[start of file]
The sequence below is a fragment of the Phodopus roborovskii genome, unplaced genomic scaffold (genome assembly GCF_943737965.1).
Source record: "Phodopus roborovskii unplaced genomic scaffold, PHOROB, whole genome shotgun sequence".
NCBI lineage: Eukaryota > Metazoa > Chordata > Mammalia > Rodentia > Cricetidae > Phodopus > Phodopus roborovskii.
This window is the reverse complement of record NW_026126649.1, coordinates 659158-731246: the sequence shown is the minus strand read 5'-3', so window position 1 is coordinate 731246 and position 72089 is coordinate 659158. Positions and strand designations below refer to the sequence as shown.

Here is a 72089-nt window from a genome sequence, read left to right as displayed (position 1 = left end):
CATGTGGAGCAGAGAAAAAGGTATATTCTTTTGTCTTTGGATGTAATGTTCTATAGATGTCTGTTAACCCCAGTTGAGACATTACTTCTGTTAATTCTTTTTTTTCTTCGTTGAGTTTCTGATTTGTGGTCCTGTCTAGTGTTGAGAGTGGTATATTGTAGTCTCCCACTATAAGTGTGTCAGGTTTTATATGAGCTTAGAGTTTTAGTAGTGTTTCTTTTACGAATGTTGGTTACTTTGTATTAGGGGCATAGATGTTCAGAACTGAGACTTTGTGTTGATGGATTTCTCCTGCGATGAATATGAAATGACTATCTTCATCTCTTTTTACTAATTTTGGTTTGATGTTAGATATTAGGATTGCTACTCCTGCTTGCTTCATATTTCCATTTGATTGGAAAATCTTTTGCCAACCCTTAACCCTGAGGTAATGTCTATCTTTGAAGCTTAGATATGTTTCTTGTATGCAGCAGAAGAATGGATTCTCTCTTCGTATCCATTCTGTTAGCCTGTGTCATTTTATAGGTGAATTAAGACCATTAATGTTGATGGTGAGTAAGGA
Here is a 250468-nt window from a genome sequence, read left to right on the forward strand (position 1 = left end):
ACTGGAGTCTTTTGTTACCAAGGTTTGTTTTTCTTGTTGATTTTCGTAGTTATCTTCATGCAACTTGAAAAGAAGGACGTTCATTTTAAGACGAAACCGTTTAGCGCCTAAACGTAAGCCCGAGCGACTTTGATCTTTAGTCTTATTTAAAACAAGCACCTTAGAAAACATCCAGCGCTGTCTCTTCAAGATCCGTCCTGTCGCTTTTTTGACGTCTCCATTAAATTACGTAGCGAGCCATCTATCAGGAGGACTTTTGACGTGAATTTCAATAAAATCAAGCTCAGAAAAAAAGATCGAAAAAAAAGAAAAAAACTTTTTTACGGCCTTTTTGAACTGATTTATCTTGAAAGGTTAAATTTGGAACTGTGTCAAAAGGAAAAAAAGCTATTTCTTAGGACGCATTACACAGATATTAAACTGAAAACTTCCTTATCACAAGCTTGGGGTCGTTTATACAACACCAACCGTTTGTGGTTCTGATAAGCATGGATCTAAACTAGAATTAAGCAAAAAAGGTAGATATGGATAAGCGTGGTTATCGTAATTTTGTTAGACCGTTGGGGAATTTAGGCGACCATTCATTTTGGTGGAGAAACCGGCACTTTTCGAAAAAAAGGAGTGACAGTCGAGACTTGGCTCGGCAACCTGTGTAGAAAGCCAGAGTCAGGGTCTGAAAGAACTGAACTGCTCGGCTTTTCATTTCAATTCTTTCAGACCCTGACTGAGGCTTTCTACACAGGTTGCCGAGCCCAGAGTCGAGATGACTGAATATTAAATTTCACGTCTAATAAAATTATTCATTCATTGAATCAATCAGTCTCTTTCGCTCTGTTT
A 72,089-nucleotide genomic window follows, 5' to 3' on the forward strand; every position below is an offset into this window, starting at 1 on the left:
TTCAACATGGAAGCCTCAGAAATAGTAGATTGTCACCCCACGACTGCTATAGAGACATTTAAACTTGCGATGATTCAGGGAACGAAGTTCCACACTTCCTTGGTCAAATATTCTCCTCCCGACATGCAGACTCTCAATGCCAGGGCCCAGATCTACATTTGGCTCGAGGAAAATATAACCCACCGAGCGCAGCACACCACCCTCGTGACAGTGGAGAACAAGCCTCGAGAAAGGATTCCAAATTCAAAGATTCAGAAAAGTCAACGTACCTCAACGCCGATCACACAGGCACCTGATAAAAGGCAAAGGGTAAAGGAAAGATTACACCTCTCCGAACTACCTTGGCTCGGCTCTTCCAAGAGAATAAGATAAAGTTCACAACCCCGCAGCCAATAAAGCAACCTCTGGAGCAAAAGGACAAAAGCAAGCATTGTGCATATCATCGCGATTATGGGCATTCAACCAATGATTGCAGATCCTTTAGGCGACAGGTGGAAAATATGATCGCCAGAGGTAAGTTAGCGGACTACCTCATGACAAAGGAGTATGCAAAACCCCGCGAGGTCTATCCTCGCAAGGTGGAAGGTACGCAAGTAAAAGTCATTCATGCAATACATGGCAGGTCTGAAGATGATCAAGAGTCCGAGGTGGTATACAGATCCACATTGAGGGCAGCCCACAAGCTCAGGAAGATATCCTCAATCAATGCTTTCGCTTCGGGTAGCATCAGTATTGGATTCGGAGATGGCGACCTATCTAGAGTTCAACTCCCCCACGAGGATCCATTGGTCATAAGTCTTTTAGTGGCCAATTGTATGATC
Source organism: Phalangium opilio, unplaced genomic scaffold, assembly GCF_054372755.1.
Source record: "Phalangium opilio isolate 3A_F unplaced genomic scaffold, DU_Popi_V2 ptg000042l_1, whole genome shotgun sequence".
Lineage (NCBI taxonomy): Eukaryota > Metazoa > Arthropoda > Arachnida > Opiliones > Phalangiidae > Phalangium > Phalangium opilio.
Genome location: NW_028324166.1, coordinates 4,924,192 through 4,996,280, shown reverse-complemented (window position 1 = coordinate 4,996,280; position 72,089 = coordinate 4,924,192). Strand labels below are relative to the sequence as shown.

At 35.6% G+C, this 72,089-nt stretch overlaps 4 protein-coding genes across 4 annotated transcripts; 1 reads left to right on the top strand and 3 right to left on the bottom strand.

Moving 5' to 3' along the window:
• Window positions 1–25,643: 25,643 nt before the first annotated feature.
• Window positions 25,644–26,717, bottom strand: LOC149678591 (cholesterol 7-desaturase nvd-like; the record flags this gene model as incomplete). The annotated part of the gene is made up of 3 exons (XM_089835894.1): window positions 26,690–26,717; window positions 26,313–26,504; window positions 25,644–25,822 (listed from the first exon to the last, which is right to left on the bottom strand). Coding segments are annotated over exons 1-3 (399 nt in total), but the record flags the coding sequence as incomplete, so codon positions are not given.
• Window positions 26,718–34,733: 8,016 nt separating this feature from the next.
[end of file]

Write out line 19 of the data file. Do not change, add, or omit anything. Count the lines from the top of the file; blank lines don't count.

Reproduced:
• Window positions 26,718–34,733: 8,016 nt separating this feature from the next.